My RA has been pretty bad which is really why I haven’t been posting much. I am determined to push through it to the extent that I can, but often I have the energy to work, ride, etc. and then posting falls by the wayside. I will do my best to update more frequently whenever I can. I am trying acupuncture to help with some of the side issues that have been nagging at me so we’ll see if that helps. Even my knitting has been slower than usual. Oh well….always have to keep pushing on!! RAWR!!!!



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Good Times…

Sometimes things just seem to go your way. The last few days have been that way for me. Not to brag or anything, but really, it’s been pretty awesome if I do say so myself. So why exactly has life been so good? I’m glad you asked!

We had a dressage show on Saturday, and I started off very tense and stressed and had a bit of a rough time. However, I had gotten some help in the form of eyes on the ground and some instruction in riding my tests correctly (Oh, you mean the curving line in the canter in First level Test 4 is supposed to be bending in the direction of your lead, not changing bend like a nice hunter line!?) so I did my best to just chill and quickly get past it. It must have worked, because though we were tense on our first test, First Level, test 1, we got more relaxed as the test went on and it wasn’t awful. Our next test, First Level, test 2, was even better, but still needed more relaxation, but overall I was happy because we got some trot lengthen, some canter lengthen, and decent leg yields, which those three things have been to some extent the bane of our tests from day one. Though I should remind myself that day one wasn’t that long ago. I rode my first Dressage test on Strider in August. His leg yields, though gorgeous as far as crossover, have a tendency to be overbent and they were much better on that this time. So, a little more relaxed and getting happier by the minute, we moved on to First Level, test 4. This was our first attempt at it in a show, and only our second time riding through the whole test as I hadn’t been able to memorize it and hadn’t had anyone available to read for me. It was amazing!! It would have been our best score of the day, and as it is it was close, if we hadn’t had a jig in our free walk. I have to say having a jig in the free walk is super weird for Strider too, but overall I was still very happy. After our test the judge told me she thought I was doing a good job riding a “difficult horse.” Though I disagree with that characterization of Strider, I appreciated the comment very much especially as she had not been as complimentary to some of the other riders in my level and above. I was super excited! Our scores, though still not at my goal of consistently above 60% are getting more consistent and much closer to that level. I am very interested to see how we do at the show on September 19th after some lessons.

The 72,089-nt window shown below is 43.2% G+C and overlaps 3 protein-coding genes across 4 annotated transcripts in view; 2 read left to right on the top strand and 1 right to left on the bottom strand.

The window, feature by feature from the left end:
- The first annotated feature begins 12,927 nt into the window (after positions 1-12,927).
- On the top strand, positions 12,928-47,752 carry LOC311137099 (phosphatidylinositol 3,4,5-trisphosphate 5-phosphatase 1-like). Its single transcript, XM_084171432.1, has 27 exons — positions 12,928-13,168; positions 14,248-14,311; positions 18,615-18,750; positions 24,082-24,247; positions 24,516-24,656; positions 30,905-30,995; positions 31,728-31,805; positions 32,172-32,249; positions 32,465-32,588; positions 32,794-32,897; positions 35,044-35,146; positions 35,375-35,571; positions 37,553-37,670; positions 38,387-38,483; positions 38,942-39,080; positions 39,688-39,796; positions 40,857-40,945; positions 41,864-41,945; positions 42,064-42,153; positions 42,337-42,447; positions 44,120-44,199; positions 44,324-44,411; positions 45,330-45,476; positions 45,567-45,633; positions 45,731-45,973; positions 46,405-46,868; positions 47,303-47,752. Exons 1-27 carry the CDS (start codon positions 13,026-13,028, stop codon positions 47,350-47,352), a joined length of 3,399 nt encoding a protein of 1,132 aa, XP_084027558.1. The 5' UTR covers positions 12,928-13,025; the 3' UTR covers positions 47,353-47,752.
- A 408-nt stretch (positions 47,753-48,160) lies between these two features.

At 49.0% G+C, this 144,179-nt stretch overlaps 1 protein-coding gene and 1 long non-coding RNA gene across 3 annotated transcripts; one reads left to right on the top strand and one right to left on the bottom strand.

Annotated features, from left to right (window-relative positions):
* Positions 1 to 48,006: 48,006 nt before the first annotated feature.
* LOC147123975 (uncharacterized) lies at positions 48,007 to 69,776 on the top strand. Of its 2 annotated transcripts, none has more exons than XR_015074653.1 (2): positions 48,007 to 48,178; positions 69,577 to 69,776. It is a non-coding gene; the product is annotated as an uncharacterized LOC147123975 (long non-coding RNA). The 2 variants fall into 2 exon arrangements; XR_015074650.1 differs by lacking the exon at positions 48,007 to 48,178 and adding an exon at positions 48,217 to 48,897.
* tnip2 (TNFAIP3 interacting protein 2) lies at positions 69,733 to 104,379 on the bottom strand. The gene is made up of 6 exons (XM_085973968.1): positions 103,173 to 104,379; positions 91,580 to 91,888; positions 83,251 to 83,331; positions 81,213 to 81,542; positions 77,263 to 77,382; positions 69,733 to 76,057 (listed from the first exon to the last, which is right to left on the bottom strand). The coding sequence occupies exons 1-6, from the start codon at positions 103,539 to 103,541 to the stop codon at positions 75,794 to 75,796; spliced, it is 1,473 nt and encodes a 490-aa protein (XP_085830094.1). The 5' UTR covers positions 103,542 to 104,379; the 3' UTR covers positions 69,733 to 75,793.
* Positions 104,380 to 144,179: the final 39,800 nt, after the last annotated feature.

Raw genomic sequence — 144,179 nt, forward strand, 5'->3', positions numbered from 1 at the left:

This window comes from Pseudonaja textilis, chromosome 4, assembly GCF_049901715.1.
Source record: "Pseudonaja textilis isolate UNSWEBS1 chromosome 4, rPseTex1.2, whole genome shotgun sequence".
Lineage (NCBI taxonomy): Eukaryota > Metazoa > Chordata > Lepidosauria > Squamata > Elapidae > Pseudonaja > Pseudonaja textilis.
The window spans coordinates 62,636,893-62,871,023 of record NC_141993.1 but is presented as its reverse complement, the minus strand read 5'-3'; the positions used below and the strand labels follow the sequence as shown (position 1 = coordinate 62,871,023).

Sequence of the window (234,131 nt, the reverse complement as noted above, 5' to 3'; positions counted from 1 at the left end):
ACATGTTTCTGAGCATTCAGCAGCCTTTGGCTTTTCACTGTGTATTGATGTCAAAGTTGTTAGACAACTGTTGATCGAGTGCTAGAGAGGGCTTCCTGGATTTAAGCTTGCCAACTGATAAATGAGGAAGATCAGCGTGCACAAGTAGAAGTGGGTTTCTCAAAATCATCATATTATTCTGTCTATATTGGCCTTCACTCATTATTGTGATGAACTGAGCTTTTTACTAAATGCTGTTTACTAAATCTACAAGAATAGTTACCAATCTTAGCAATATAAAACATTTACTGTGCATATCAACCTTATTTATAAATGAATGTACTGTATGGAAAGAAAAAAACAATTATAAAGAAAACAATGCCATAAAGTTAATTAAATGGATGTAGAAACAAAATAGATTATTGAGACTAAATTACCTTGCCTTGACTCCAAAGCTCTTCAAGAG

On that note, the next exciting thing that happened was I got a lesson! Jo, from the Tapestry Institute (http://www.tapestryinstitute.org/horsehuman/riding.html), came out to my barn to give me a lesson and I had a great time. She really worked on my position and helped me to relax and breathe, (You mean I should breathe more than once every ten minutes when I ride? What a novel concept!) and I could feel the difference it made in Strider’s movement and suppleness in even just a few minutes. It’s not magic, and I may not agree with everything Jo believes, but I appreciate that her goals for the horse and rider are to work as an effective team and she really needed all the help it could get! I hope I can get more lessons in with her as I think it will help Strider and I in the suppleness and relaxation element that I struggle with so much.

I also sold my boots that I hate, loathe, and despise. Don’t get me wrong- they are not bad boots; they were amazing and they are the closest boots I have ever had to fitting me. But, they were not very comfortable, especially not after I lost 50 pounds and my claves shrunk. So, I sold them to someone who needed them fairly badly for RMDS Championships as her boots were not comfortable for her and were not broken in. These should be far more comfortable for her and are somewhat broken in. I now can go on the hunt for boots that actually fit me. Weird. The amazing thing is I hadn’t even put my boots for sale. Now if only I can sell my two extra saddles that way!